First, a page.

Funders and commissioners of social initiatives are in a unique position of privilege and responsibility. At times of seismic political and social change these pressures only increase and stimulate soul-searching questions about purpose and action — what are we for, and are we still doing the right thing? Right now the stakes are high with society feeling less supported and more divided than ever. Inequality rises and budgets decrease and those responsible for supporting communities feel the burden of improving outcomes for some of the least advantaged in society with dwindling resources. Faced with this impossible task, it is tempting for funders and commissioners to retreat to a ‘do what you can’ position and lose the ambition that drew them to the work in the first place — to make lasting, sustainable change. That would be a huge mistake when there is so much excellent work to build on, and an opportunity to move to a new way of working that creates better outcomes; providing collective insight and impact through coordinated approaches to funding.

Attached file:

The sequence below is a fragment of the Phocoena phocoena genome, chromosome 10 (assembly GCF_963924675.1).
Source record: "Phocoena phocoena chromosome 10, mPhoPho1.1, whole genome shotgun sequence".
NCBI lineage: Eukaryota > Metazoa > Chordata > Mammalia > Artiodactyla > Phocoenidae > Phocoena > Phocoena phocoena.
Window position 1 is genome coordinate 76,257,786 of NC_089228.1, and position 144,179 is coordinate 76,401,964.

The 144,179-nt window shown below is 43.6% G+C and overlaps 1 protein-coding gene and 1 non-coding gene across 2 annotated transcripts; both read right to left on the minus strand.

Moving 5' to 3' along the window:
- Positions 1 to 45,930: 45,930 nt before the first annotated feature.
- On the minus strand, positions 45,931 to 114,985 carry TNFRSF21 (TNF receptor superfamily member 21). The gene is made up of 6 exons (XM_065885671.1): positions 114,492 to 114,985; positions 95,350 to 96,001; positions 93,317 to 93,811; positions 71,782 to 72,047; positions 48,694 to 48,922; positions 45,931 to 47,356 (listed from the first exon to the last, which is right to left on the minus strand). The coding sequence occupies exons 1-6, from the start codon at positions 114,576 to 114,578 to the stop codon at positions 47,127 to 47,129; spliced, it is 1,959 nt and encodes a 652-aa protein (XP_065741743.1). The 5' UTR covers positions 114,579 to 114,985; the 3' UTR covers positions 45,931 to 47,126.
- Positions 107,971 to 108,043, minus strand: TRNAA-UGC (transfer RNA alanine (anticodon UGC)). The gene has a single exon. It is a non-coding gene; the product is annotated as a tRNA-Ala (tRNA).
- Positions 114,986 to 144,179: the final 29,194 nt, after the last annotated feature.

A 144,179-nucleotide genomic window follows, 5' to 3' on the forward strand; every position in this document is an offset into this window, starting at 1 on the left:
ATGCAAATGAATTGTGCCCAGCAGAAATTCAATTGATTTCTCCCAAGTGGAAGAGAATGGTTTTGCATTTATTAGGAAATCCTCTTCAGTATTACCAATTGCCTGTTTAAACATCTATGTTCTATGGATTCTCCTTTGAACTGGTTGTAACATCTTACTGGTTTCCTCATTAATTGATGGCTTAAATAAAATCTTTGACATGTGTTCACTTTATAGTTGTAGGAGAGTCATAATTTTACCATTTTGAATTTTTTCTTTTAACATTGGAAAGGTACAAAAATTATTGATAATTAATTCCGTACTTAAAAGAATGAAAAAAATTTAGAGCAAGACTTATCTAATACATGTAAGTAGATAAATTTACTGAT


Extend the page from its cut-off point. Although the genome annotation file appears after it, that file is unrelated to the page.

There’s already a lot of excellent research and practice on what it means to be a good funder/commissioner, with tools, models and case studies abounding. Over recent years, this growing trend towards inward-looking organisational improvement in funding bodies has improved practice and resultant impact. The problem is that this is no longer enough — the context is changing so rapidly current approaches and strategies which are more about internal improvement can’t keep up. We believe it is now vital to support funders to adopt more outward-looking approaches in order to understand the funding context in which they operate, so that coordinated solutions are found and sustained.

These approaches are all part of what we term the ‘Funding Ecology’ which aims to improve coherence and effectiveness of funding and finance for social impact through new debate, research and practice. The theory is that by enabling greater awareness and collaboration among those who fund social initiatives, we might better coordinate long-term solutions to social issues and reduce the unintended consequences of current funding practice (for example over investment in some areas and underinvestment in others). It is less about good practice within funding bodies, and more about good practice between funding bodies.